‘Zion Curtain’ is a matter of culture

The following post is a transcript of a 4-minute weekly radio commentary aired on several Utah radio stations:

If you were to take a tour of my home, you would immediately notice the symbols of my family’s culture. Our living room is simple and uncluttered. On its walls hang artistic representations of our Mormon heritage and our six children. More family pictures line our hallways. In fact, our entire home is filled with the symbols of faith and family.

Of all of the things we could have chosen to decorate our home environment, we chose the symbols of faith and family. We could have chosen the symbols of other cultures. We could have chosen to decorate our home with pictures of Victoria’s Secret models or with beautiful people we don’t even know. Instead, when you walk into our home you know immediately that faith and family are at the center of our culture.

We believe that culture influences our lives. The symbols of life with which we surround ourselves are stark reminders of what’s important to us. I love my wife and I don’t need a picture of my wife to inform that love. But that picture reminds me of that love. More to the point, I don’t have pictures of strangers adorning my home precisely because they remind me of nothing. Culture matters.

The 2013 session of the Utah Legislature was quiet for the most part but the issue of Utah’s liquor laws threatened to disrupt the calm.

The House of Representatives passed a bill that would repeal the requirement for alcoholic drinks to be mixed separate and apart from dining customers in restaurants. These separated areas are often referred to derogatorily as “Zion Walls,” or the “Zion Curtain,” in describing how teetotalling Mormon culture governs our state liquor policies.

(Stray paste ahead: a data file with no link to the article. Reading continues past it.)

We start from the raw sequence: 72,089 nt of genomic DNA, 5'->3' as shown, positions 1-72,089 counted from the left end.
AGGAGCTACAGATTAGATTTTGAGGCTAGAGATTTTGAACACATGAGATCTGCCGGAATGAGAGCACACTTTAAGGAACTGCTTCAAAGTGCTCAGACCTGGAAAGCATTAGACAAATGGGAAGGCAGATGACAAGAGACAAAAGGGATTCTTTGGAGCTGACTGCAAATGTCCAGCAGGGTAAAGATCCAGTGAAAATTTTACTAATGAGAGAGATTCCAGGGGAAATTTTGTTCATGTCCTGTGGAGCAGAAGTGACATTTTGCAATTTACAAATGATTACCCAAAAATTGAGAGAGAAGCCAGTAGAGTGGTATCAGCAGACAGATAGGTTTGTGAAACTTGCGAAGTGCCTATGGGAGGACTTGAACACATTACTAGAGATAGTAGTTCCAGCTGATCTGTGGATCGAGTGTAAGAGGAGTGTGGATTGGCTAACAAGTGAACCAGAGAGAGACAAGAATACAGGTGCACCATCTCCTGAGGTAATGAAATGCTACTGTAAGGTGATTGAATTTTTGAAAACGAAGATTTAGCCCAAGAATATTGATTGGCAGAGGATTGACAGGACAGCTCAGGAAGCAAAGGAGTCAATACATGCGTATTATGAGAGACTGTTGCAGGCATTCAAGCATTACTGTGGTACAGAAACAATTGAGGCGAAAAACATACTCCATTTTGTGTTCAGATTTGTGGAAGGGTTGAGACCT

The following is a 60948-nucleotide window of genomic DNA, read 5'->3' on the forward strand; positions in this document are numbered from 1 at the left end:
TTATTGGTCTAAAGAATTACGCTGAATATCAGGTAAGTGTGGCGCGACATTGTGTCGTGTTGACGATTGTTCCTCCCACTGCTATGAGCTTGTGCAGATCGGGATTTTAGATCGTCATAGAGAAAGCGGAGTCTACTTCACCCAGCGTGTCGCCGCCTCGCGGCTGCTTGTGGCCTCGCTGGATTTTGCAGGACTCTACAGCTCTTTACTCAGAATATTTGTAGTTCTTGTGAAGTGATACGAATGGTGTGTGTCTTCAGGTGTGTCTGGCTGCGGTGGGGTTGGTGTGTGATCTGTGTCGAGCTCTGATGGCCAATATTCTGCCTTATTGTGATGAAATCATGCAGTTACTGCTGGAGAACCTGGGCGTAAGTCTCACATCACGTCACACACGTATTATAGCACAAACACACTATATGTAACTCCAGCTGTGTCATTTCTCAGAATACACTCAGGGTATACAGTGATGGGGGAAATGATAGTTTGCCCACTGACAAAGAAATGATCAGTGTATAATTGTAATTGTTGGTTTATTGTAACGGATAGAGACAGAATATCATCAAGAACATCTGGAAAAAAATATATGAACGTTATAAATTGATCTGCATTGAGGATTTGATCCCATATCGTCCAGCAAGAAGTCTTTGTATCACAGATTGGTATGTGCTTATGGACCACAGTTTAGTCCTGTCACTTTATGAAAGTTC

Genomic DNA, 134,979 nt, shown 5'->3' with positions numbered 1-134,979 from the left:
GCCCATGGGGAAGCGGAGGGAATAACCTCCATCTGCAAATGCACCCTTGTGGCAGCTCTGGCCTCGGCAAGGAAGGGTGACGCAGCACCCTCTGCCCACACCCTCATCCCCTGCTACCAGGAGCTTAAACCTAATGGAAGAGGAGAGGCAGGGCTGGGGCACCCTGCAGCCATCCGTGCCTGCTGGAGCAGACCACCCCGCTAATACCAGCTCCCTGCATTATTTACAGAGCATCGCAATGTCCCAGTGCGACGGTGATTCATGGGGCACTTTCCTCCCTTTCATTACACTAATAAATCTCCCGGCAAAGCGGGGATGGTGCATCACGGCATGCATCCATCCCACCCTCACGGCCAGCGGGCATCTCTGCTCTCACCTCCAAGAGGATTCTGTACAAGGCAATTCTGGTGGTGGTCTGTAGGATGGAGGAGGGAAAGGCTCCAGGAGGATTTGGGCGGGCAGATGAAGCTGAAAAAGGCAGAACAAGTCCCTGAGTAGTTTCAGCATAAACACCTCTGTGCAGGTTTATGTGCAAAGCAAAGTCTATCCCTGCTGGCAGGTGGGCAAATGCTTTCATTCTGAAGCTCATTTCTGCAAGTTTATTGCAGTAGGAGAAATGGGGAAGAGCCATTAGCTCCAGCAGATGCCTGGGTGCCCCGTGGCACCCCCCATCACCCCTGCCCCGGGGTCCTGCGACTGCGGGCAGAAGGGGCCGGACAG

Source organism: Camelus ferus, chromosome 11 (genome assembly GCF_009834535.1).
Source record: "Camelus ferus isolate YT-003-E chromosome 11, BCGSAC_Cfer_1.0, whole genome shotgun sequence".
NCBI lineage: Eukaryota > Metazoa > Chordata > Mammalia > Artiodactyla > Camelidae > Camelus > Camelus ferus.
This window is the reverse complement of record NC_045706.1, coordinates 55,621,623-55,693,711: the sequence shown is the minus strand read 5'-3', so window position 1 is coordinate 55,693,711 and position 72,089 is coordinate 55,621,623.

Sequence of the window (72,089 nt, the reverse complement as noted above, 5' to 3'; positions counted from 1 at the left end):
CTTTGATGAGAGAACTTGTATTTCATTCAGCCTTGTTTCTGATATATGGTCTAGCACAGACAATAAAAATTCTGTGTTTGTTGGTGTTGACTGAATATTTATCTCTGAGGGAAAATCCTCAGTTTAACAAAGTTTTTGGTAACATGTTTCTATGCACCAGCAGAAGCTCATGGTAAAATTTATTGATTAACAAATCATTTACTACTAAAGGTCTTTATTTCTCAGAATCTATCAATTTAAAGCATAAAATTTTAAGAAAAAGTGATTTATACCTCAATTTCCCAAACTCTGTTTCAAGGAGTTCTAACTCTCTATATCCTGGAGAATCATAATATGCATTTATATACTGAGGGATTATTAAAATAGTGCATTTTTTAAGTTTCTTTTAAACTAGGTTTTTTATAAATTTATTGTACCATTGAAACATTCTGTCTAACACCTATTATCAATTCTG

There are no scientific studies showing evidence that a Zion Curtain lessens liquor consumption – and no studies appear to be forthcoming for such a unique and isolated policy. Opponents of the Zion Curtain law argue that this lack of evidence should be reason enough for anyone to support the law’s repeal. These opponents also cite that such unreasonable liquor laws make Utah appear foolish to outsiders and, ultimately, inhibit economic development.

Those of us who support the Zion Curtain law argue that it disrupts a culture of drinking. To paraphrase, it’s the culture, stupid. A bar has a culture of drinking if it has culture at all. Children aren’t allowed in bars, and [recovering] alcoholics know to steer clear of bars. Utah’s Zion Curtain law applies to restaurants, not bars. Children attend restaurants, as do people struggling with alcohol addiction. By separating where alcoholic drinks are mixed from the diners, a culture of drinking is not confused with a culture of dining.

Research on the influence of culture in our lives is ubiquitous, and a culture of drinking is not excluded from this research. For instance, it’s quite clear that children who grow up within a culture of drinking in their homes will most likely become drinkers and are most often the children with drinking problems. In these cases, it’s as if those children lived in a bar exposed to free-flowing liquor. While that type of culture is a parental choice, society is perfectly within its bounds to rule it a poor choice and influence children from those homes to make different choices outside of their homes. Could it be, for those children, that a restaurant with a Zion Curtain might be the first time in a child’s life wherein a culture of drinking is downplayed? Could it be, for people struggling with alcohol addiction, that a restaurant with a Zion Curtain might be a public respite for lives otherwise inundated with a culture of drinking?

Critics of Utah’s Zion Curtain law can claim a lack of direct evidence in its support. What these critics can’t claim is that culture doesn’t matter.

For Sutherland Institute, I’m Paul Mero. Thanks for listening.

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  • Cache Kid

    But what we critics CAN claim is a willingness, even a zeal, to force mandates on business owners and citizens based solely on the tenets of a religion.

    If a business wants to cater to a certain culture, they should be free to do so.

    If they don’t want to cater to a certain culture, they should be free NOT to.